A record number of American Crocodile hatchlings have been counted in Everglades National Park this summer, a positive development for this iconic Everglades species, University of Florida scientists say.
Frank Mazzotti, a University of Florida Institute of Food and Agricultural Sciences professor has monitored the south Florida crocodile population since 1978. This summer, he and his team of researchers that included Michiko Squires, Seth Farris, Rafael Crespo and research coordinator Jeff Beauchamp, caught, marked and released 962 hatchlings within the confines of the national park.
“Overall, with the exception of a short term setback following an extreme cold weather event in January 2010, we’ve been seeing marked improvements in the nesting effort of crocodiles in the park since 2003, especially in the Cape Sable area. Increased nesting and this summer’s record hatchling numbers are good signs for this threatened species and indications that system restoration efforts are indeed working,” declared Mark Parry, Park Biologist.
Due to extensive habitat degradation and over hunting American crocodiles were federally listed as endangered by the United States Fish and Wildlife Service (USFWS) in 1975. Recovery of the crocodile has been a story of cautious success in south Florida, as there are more crocodiles in more places today than there have been for at least the previous thirty-five years! While the USFWS reclassified this species in Florida from endangered to threatened in 2007, the crocodile still faces problems of habitat loss and environmental changes to their habitat.
The coastline of Everglades National Park, prime habitat for the American crocodile, was largely untouched by humans until a network of canals was dug in the 1920s to accommodate agriculture and residential development. This change in the hydrology triggered environmental changes that negatively impacted crocodiles as they are extremely sensitive to changes in salinity and water levels.
As the ecological impacts of these drainage systems were better understood, a series of efforts to plug the canals were attempted with most failing after a period of time. The more recent efforts appear to have been more successful and indications are that the salinity and water level conditions needed for young crocodiles to thrive are improving. The newest canal plugs, completed in 2010, are expected to substantially restore habitat quality for many species of flora and fauna. This restoration is particularly promising for the continued recovery of crocodiles throughout the park.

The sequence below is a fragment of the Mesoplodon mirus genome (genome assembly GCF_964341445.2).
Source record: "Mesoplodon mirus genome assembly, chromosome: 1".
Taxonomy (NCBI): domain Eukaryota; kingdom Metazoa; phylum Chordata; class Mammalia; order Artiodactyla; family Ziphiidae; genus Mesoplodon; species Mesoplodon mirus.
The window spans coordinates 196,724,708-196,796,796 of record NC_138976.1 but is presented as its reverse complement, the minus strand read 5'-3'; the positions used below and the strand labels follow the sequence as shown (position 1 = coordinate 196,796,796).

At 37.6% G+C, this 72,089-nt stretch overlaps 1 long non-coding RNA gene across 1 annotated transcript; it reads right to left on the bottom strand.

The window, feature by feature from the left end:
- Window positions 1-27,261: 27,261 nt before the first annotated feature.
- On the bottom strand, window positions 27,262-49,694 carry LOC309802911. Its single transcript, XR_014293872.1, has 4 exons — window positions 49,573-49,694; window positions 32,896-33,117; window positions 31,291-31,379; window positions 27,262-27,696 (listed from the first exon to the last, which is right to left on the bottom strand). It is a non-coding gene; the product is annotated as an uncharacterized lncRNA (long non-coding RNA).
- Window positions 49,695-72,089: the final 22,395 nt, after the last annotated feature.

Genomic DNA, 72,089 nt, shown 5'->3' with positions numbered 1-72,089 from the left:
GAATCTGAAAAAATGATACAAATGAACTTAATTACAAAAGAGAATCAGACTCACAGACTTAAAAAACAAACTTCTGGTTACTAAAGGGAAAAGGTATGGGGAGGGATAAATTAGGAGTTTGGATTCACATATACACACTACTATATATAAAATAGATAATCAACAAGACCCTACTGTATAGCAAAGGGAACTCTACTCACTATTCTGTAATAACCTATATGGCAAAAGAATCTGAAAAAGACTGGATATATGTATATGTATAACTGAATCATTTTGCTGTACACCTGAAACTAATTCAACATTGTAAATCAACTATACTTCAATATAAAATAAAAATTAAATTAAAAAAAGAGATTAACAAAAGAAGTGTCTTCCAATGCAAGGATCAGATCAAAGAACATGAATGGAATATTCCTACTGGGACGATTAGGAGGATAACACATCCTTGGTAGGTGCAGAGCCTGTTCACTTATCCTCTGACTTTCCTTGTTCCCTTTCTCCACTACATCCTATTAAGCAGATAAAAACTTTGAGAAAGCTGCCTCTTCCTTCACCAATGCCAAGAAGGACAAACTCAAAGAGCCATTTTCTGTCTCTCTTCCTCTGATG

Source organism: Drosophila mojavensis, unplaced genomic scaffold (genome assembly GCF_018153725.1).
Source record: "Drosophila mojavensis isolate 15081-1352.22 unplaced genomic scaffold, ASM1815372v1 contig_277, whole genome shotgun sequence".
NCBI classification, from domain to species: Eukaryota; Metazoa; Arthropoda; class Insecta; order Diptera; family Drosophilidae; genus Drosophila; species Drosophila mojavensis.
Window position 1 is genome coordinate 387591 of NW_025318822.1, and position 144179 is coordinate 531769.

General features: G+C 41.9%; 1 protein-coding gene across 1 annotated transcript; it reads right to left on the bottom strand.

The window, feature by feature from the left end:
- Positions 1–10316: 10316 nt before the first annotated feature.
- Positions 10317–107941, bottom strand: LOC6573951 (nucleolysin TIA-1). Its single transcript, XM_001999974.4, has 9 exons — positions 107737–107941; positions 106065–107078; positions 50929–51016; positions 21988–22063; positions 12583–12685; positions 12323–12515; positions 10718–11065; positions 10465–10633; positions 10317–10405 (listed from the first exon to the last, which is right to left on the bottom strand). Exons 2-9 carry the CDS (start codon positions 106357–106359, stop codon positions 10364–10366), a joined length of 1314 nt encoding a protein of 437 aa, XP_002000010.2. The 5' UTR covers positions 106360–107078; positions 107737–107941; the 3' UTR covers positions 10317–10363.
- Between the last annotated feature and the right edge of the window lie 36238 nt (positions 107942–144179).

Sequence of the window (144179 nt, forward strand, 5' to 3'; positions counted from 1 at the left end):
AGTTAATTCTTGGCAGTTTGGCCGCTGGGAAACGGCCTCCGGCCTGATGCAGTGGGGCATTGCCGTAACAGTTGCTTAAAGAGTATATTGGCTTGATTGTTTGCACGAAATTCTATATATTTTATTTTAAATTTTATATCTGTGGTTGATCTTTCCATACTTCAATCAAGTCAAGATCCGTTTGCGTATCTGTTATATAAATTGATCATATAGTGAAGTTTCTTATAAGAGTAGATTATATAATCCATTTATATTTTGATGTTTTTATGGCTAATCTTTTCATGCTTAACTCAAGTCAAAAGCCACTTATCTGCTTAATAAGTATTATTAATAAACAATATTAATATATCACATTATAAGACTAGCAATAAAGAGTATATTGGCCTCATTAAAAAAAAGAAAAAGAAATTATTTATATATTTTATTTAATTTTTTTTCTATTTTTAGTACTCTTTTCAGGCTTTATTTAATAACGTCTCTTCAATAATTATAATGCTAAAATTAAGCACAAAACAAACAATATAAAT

In light of these recent improvements, plans for additional plugs as part of the larger ecosystem restoration effort are underway (made possible by a generous donation by the Everglades Foundation and support of the South Florida National Parks Trust).These additional restoration plans to plug coastal canals in the national park aim to prevent salt water intrusion and fresh water losses to tide.
“What we hope is the lesson is that ecosystem restoration efforts can work. If the signal is correct here, we can monitor that improvement by looking at ecological responses – and crocodiles make good indicators,” Mazzotti said.
The outlook for crocodiles in Florida is optimistic and an excellent example of endangered species conservation success. Although the worldwide population of American crocodile is federally listed as endangered, the status of the Florida population has been changed to threatened because of a recent sustained increase in numbers, particularly nesting females. The nesting population continues to slowly increase, both in abundance and nesting range since effective protection of animals and nesting habitat was established. Protection of the remaining crocodile habitat in Florida and the restoration of the Everglades ecosystems will help ensure the survival of this species in the wild.
Linda Friar is the Cheif of Public Affairs for Everglades and Dry Tortugas National Park.
Photos courtesy National Park Service unless otherwise notated.